The establishment of an independent Hungarian military troop was ordered in 1868. The establishment of an officer class was a particular necessity as the Academy Ludovika, the only officer cadet school in Hungary, could not meet the requirement to train a sufficient number of senior officers for the new army. Therefore, by an act of Law in 1897, three other cities were given the task of training cadets: Pécs, Sopron and Nagyvárad. The famous Hungarian architect, Ignác Alpár was appointed to design the building in Pécs.
The three-storey, E-shaped Cadet School was built in neo-baroque style along the Szigeti road. The school was built to train 400 students and comprised 160 units: on the ground floor there were the dining rooms, a ball room, a pool room, a lounge, a gym, (with a swimming pool in the basement), a fencing room and a target range. The classrooms were located on the first floor, the dormitories (each with 20-30 beds), the assembly hall and the chapel were on the second and third floors. Between the two pillars of the entrance gate the motto of the institution was inscribed: Armis et Litteris (Weapons and Literature).
A further complex was built on the right-hand side of the school, serving the families of the officers, with a number of annexes, such as a laundry, store houses and also the jail.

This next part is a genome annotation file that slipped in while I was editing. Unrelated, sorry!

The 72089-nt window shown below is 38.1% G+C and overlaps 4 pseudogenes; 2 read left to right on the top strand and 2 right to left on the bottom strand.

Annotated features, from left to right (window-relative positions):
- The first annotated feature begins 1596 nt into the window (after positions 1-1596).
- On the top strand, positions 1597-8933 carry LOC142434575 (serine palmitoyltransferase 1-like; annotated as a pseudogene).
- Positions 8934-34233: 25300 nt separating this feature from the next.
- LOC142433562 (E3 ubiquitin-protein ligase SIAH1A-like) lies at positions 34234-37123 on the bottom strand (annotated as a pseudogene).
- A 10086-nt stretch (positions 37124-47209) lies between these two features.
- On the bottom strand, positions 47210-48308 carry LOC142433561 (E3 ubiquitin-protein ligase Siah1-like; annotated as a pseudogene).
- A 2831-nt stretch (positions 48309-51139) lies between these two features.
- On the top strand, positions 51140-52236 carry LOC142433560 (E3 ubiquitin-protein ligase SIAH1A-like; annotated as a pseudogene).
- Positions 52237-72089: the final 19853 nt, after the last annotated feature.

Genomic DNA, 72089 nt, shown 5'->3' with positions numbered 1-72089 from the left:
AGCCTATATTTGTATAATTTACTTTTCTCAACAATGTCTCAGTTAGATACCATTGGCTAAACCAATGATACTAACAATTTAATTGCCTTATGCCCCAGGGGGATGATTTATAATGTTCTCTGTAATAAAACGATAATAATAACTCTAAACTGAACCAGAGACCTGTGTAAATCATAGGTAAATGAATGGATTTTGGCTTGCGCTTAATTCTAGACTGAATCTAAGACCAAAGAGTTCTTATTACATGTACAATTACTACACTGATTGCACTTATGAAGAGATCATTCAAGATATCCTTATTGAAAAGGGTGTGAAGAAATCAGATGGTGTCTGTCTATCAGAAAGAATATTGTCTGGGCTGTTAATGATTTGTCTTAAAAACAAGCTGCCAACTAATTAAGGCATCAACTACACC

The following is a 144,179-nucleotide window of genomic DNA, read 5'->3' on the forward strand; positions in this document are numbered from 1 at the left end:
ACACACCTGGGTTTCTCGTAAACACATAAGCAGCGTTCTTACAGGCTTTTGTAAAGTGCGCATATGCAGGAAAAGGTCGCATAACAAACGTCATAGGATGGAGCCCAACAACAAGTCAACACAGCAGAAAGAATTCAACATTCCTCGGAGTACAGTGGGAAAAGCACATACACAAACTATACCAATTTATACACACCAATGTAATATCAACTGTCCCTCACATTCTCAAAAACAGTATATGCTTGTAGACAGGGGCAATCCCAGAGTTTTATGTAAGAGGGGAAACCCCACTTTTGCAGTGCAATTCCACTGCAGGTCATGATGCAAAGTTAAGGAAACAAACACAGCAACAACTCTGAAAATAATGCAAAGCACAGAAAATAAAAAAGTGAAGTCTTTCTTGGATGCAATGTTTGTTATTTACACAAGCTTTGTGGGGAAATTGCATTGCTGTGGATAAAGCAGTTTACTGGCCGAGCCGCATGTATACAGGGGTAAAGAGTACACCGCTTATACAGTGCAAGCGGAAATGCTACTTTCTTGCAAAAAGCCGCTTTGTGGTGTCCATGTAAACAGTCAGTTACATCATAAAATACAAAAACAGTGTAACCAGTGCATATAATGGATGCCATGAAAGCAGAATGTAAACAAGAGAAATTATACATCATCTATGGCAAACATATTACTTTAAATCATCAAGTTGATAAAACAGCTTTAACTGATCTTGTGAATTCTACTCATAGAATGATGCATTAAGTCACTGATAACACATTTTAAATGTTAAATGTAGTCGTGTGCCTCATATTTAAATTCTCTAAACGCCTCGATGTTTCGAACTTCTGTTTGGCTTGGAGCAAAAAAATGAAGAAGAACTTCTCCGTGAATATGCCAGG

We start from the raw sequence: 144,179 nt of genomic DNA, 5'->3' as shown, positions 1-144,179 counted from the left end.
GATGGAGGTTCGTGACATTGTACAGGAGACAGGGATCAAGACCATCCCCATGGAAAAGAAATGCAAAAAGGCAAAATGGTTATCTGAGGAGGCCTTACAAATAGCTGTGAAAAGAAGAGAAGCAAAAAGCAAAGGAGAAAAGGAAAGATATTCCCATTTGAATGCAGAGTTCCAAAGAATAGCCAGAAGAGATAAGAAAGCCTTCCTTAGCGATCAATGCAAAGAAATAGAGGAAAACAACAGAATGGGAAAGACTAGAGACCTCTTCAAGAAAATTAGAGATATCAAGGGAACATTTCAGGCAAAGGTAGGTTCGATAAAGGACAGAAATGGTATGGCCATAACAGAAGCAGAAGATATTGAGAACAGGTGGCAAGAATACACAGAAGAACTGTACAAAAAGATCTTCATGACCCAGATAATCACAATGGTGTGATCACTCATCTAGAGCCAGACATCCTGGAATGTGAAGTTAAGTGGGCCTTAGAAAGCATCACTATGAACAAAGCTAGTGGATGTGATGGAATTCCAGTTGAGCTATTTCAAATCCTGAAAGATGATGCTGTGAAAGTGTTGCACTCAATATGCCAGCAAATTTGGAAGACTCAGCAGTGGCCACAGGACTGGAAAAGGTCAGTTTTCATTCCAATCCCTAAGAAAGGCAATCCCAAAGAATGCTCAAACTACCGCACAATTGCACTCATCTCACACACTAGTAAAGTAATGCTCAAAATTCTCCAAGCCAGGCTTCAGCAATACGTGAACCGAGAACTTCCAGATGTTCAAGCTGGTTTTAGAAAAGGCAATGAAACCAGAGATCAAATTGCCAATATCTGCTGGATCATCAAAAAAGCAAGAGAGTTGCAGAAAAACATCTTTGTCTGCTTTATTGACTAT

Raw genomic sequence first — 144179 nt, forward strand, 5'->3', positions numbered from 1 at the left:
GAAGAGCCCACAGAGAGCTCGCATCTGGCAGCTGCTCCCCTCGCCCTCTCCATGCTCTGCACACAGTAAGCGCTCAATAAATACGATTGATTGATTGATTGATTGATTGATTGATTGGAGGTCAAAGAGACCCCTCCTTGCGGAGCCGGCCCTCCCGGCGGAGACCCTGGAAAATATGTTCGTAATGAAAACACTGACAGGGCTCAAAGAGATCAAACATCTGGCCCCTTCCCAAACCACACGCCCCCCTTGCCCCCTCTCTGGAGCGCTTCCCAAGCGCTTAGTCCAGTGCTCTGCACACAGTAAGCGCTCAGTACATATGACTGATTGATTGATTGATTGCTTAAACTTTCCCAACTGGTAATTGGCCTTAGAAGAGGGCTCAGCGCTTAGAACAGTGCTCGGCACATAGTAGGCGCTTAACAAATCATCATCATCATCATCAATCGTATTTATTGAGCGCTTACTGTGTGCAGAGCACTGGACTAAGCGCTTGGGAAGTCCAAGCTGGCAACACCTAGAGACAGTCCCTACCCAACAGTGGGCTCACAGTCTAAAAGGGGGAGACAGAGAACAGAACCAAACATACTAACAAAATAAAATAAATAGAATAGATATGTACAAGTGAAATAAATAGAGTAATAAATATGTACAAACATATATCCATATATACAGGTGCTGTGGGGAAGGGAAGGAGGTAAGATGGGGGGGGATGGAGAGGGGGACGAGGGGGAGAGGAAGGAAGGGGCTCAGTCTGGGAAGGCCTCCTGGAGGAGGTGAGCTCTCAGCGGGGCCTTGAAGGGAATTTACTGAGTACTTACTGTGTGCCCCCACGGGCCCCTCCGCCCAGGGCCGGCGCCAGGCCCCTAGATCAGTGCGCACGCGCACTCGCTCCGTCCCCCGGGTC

The building work began in 1897. It was such a large construction that 4 million bricks were needed and up to 1,000 workers were employed at the construction site. The building was complete within a year, by the end of 1898.
During the 21 year operation of the Hungarian Royal Officer Cadet School in Pécs, it was headed by the following six commanders: lieutenant colonel Béla Sorsich (1898-1903), captain György Sypnievszky (1903-0905), colonel Dezső Nónay (1905-1911), lieutenant colonel Mihály Csermák (1911-1914), lieutenant colonel Miklós Petrás (1914-1917) and lieutenant colonel Sándor Riffl (1917-1919).
The Hungarian Royal Officer Cadet School was transferred to the West of Hungary in 1918 and moved back to Pécs in 1922. Its name was frequently changed depending on the international political situation. From 1922 the institution was called the Hungarian Royal Boarding School Pécs, and from 1936 Hungarian Royal Miklós Zrinyi Cadet School. The Cadet School held its last academic year in 1944, from the following year it functioned as an Officer Training School named after a famous Hungarian historical figure, György Dózsa. In 1956 the buildings of the Cadet School and the associated lands were handed over to the POTE (Medical University of Pécs, at those times being an independent university from the University of Pécs). Initially, a 400-bed clinic was built and then the main building housing the teaching and research institutes of the Medical School were constructed. It is worth mentioning that while the construction of the Cadet School took less than a full year, the redevelopment of the building took more than 5 years. The handover ceremony of the renovated school took place in November 1970. The complex has functioned as the main building of the University of Pécs Medical School ever since.